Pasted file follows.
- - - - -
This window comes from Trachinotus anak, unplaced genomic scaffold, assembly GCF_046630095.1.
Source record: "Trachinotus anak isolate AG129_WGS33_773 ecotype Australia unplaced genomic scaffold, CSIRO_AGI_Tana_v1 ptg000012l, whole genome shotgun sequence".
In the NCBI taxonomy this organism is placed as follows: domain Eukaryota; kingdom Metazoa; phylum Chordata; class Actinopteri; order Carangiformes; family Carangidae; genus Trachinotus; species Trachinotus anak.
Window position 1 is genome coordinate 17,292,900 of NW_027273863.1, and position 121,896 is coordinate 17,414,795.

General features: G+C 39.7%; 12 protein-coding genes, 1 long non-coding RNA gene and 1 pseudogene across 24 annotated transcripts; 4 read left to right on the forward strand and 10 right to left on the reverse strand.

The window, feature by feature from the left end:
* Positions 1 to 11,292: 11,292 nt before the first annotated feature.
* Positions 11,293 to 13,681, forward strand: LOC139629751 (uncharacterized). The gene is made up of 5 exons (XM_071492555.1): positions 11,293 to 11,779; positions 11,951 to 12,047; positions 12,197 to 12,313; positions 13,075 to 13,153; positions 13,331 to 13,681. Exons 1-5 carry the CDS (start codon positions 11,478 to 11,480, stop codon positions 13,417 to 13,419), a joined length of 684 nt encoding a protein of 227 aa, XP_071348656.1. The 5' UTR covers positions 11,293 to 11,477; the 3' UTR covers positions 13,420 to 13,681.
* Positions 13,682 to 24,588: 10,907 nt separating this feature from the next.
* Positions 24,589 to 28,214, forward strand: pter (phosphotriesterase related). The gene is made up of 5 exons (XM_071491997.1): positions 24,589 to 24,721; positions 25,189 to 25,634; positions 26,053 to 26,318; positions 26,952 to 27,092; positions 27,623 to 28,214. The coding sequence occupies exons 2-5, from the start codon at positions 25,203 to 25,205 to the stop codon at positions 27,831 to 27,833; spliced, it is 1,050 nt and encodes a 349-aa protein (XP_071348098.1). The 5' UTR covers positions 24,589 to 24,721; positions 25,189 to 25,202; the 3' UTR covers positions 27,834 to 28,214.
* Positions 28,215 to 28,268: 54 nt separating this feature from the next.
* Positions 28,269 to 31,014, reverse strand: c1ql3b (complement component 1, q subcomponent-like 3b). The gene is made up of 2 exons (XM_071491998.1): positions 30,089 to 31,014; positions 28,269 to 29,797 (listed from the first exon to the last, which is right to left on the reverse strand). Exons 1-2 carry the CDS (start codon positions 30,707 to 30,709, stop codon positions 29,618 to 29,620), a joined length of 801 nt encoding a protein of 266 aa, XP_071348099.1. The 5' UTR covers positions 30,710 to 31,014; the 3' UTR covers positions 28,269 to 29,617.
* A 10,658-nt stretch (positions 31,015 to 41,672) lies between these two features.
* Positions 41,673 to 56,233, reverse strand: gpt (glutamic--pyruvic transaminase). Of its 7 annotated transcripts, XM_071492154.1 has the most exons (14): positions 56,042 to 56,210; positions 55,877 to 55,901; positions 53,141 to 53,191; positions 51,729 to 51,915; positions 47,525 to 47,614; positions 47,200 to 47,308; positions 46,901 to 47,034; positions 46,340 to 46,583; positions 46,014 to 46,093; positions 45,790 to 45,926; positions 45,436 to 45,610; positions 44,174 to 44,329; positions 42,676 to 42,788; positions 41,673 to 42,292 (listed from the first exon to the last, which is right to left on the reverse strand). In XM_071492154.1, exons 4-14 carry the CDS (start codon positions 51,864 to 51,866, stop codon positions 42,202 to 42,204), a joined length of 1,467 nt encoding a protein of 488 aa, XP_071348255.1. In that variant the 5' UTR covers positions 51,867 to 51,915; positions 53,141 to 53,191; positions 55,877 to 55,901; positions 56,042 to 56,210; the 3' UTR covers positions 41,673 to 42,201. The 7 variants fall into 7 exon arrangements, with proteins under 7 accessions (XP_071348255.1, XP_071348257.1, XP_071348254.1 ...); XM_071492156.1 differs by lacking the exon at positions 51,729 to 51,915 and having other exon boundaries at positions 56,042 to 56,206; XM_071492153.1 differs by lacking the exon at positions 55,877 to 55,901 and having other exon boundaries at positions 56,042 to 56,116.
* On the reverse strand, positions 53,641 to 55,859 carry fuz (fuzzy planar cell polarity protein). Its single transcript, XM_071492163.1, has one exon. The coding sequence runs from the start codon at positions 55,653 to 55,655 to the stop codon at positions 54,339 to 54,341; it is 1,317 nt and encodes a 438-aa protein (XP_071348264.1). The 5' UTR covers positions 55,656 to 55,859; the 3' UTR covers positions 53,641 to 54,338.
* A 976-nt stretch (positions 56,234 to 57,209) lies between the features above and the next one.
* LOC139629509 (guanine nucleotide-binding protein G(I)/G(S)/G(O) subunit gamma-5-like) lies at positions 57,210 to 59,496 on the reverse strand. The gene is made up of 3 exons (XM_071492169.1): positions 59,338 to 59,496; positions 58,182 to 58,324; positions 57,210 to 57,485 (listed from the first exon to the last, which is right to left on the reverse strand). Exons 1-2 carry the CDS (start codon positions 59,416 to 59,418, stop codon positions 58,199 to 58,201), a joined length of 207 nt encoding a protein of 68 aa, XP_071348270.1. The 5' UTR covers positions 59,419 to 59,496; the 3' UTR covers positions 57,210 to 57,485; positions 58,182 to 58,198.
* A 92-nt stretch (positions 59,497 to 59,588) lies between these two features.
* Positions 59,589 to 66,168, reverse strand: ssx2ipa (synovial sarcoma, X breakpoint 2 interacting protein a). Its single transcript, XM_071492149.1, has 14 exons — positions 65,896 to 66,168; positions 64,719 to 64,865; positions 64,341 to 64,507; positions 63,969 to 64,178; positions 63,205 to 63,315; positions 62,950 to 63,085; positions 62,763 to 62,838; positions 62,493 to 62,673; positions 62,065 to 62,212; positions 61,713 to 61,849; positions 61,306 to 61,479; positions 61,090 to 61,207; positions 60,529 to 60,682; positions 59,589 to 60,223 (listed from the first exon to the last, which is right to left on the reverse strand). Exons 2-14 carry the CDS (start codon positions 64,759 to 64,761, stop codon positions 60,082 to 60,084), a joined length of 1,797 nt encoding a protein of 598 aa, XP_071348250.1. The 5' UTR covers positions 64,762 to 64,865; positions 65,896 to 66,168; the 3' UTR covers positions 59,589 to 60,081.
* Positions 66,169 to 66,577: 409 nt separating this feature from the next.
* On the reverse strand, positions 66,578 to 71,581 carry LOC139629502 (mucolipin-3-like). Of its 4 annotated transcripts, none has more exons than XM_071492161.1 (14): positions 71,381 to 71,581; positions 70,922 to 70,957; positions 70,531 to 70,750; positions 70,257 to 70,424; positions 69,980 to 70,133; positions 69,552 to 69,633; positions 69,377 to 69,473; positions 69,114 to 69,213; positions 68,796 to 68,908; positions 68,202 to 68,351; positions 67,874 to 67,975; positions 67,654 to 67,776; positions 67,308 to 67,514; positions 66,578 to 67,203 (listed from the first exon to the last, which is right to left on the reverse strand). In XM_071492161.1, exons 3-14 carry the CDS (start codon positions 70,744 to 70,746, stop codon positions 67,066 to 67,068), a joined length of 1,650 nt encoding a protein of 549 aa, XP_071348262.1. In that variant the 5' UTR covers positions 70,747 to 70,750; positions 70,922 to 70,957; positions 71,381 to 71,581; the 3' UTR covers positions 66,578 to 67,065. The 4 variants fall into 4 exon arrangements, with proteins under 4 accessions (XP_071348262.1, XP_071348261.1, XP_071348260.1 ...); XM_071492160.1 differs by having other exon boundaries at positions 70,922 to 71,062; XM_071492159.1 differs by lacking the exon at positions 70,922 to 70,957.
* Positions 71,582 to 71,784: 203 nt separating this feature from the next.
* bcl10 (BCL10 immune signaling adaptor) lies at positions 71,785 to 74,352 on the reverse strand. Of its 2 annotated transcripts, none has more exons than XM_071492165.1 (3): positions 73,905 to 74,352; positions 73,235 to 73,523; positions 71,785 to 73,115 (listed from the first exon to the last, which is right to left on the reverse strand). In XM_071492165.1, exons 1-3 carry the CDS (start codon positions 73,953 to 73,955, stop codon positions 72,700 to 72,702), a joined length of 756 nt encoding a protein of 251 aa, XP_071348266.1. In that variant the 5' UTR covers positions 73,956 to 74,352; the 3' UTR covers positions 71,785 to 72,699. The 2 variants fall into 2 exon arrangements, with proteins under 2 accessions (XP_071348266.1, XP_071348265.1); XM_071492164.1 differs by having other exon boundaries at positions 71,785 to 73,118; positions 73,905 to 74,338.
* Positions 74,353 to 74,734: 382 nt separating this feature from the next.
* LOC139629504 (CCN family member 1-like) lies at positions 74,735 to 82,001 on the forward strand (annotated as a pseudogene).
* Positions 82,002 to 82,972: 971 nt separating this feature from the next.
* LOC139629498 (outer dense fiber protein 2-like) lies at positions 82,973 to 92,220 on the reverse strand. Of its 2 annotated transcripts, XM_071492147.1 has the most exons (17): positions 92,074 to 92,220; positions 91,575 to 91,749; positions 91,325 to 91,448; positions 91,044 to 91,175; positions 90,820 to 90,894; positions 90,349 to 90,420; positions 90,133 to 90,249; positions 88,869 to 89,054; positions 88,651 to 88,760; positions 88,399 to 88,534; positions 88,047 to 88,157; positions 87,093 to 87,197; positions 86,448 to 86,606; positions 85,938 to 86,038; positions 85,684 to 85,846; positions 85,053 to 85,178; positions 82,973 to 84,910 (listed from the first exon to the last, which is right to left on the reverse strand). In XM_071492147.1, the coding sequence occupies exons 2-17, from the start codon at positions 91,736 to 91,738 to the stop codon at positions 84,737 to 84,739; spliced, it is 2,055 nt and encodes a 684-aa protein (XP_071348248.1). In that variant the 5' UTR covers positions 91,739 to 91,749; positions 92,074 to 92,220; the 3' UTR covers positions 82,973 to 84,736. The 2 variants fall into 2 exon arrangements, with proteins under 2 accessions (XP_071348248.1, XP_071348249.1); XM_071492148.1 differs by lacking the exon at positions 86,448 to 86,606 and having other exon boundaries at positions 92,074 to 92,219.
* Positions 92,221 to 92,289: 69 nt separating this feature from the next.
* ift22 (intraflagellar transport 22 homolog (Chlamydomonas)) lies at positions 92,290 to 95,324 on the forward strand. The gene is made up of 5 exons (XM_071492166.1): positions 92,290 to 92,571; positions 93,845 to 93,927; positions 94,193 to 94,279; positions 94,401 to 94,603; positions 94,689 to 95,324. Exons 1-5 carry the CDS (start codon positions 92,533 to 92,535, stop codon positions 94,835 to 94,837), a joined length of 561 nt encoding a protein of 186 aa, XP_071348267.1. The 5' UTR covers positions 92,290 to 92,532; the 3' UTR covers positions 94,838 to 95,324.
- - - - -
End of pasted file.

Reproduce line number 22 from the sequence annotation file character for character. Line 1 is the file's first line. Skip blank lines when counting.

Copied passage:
* Positions 71,582 to 71,784: 203 nt separating this feature from the next.